Concerns about denial-of-service attacks are resulting in a growing number of products and services aimed at helping companies detect, trace and block the threat. But most of the technologies do little to prevent such attacks outright, users said.
Denial-of-service attacks basically make computer systems inaccessible by overloading servers or networks with useless traffic so legitimate users can no longer access those resources.
Last week, Cambridge, Mass.-based start-up Mazu Networks Inc. became the latest vendor to announce services based on intelligent traffic analysis and filtering technology, which it claimed will help companies better deal with such attacks.
Mazu joins others, such as Waltham, Mass.-based Arbor Networks Inc., North Brunswick, N.J.-based Niksun Inc. and Seattle-based Asta Networks Inc., all of which have announced services in this space during the past few months.
While each vendor claims to offer varying capabilities, the basic focus is on tackling denial-of-service attacks not just at corporate Web sites but also at the Internet service provider level before denial-of-service traffic actually hits corporate Web servers, users said.
Such capabilities are crucial for companies at a time "when denial-of-service attacks are becoming more pernicious and are happening with increasing frequency," said Laura DiDio, an analyst at Giga Information Group Inc. in Cambridge, Mass.
But while these products may be technically good point solutions, the question that corporations need to ask is whether the products will scale enough to meet the requirements of the largest organizations, DiDio added.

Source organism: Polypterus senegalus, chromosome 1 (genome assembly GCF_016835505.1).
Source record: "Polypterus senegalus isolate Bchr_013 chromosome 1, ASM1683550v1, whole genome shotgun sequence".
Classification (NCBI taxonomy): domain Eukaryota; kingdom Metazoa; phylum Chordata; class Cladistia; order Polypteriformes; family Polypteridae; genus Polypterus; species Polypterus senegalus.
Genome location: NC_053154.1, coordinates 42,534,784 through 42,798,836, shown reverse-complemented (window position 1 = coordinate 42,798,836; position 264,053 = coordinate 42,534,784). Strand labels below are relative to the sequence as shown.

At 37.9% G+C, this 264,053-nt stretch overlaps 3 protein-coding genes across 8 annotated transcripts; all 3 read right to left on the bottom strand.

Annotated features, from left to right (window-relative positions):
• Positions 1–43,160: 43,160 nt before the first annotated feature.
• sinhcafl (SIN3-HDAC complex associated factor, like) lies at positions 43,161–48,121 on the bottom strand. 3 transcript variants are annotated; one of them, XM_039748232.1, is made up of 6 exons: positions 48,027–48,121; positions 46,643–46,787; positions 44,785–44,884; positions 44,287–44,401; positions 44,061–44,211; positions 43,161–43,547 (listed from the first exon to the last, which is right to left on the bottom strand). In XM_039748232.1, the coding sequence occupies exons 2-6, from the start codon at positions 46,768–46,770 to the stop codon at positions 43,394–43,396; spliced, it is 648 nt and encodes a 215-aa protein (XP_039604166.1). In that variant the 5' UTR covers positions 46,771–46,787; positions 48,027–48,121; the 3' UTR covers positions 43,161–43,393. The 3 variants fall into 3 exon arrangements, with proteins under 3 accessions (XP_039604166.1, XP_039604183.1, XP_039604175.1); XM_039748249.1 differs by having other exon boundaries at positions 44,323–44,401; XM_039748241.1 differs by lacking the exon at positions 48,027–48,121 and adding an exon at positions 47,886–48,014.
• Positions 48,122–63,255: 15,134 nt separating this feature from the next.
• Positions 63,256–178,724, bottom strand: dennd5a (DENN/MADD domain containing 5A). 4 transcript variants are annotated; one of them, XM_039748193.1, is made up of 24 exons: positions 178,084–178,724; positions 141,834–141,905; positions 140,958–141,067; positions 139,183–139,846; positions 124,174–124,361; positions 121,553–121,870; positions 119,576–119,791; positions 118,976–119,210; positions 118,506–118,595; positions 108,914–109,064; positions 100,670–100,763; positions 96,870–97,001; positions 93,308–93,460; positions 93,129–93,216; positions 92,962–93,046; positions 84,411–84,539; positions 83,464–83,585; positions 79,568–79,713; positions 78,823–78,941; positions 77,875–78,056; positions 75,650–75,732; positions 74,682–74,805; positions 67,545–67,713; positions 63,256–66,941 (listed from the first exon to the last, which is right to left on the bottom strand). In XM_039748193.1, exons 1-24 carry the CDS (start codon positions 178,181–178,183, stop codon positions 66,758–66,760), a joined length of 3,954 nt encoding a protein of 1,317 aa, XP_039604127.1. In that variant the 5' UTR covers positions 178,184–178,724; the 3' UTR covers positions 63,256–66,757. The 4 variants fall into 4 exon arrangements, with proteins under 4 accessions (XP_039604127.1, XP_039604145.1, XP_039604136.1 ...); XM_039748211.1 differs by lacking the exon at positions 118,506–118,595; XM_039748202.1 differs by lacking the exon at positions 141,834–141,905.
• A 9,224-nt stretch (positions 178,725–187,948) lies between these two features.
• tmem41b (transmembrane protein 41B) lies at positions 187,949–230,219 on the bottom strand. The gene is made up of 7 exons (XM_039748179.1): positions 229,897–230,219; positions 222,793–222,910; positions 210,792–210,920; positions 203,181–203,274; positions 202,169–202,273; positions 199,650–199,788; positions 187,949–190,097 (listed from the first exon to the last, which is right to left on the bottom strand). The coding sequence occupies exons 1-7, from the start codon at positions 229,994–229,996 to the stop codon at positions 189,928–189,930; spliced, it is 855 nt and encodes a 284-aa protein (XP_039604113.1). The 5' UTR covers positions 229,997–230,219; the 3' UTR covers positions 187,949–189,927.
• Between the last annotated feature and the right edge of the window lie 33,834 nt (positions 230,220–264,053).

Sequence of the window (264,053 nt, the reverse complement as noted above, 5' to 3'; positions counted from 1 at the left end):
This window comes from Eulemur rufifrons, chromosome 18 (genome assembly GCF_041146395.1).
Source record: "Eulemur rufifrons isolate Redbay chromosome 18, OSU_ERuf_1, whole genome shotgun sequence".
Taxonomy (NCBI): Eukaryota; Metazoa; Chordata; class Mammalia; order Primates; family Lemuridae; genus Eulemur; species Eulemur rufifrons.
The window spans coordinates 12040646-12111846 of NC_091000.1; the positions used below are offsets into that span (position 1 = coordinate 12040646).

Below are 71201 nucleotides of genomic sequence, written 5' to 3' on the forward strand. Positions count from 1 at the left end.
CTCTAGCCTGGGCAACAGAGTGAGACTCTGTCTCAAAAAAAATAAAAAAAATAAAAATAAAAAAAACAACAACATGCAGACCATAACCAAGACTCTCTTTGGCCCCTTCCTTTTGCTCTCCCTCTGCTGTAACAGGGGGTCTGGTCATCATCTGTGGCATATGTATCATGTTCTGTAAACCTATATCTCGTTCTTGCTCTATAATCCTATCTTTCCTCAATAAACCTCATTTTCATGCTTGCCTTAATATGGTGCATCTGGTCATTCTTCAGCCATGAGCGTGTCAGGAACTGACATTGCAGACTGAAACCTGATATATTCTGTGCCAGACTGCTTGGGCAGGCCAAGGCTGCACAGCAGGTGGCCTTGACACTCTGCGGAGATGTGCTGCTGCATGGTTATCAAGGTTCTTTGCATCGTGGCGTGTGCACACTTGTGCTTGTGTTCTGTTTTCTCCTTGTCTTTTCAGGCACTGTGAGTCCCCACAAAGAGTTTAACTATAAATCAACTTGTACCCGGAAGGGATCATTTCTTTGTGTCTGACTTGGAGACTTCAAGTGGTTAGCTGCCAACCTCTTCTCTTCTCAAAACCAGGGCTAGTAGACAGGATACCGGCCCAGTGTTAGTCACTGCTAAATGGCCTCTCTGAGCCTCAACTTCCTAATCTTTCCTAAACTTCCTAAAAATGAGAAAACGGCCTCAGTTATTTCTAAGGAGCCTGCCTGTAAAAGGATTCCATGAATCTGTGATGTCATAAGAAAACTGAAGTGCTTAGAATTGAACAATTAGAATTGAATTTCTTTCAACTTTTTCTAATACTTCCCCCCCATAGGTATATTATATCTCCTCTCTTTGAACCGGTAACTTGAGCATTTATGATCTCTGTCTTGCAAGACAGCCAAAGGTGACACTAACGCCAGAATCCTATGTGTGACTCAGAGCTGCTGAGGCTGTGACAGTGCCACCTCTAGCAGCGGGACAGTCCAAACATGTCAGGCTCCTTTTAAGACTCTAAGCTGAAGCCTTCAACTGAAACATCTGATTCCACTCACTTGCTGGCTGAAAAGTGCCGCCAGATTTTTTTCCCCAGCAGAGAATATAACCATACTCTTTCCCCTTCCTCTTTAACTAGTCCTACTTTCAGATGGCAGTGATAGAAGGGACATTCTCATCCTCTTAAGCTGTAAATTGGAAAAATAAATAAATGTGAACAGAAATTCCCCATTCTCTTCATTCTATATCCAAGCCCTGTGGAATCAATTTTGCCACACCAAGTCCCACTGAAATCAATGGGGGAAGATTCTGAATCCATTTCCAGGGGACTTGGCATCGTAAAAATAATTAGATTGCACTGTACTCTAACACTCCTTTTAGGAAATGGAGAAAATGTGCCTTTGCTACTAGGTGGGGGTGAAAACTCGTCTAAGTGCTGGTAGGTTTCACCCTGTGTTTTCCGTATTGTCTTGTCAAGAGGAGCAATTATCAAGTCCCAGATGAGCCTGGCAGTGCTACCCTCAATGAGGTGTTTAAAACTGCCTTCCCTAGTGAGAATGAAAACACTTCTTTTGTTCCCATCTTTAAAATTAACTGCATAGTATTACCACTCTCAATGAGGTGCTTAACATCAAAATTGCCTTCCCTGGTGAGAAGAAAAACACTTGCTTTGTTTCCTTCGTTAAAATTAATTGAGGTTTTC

Such products help by giving administrators early notice of a developing attack. They also give administrators the ability to trace an attack back to its origins and filter out the offensive traffic much faster than current manual processes can, said Amer Moujtahed, director of systems engineering at Epoch Networks Inc., a Costa Mesa, Calif.-based Internet service provider.
For instance, Mazu's monitoring devices that are distributed at multiple network points constantly analyze traffic, looking for network behavior that indicates the onset of a denial-of-service attack, such as a sudden unexplained surge in traffic. Information gathered from all of the devices provides a broad picture of network traffic patterns that Mazu claims will help users detect an attack, identify its source and stop it as close to its origin as possible.
Arbor Networks collects comparable information and performs a similar analysis by setting up monitoring points both inside a corporate firewall and on the pipes leading into the corporate network from an Internet service provider.
Niksun adds a layer by offering an archival capability that let customers perform forensic analysis on an attack, said Niksun President Parag Pruthi.
The idea behind such approaches is that when a "particular traffic pattern or hostile algorithm is detected, we are notified so we can make a decision whether to shut down our server or not," said Alex Golin, a vice president at Hamilton Scientific Ltd., a Roseland, N.J.-based application service provider for health care providers that's planning to use Niksun's technology on its networks.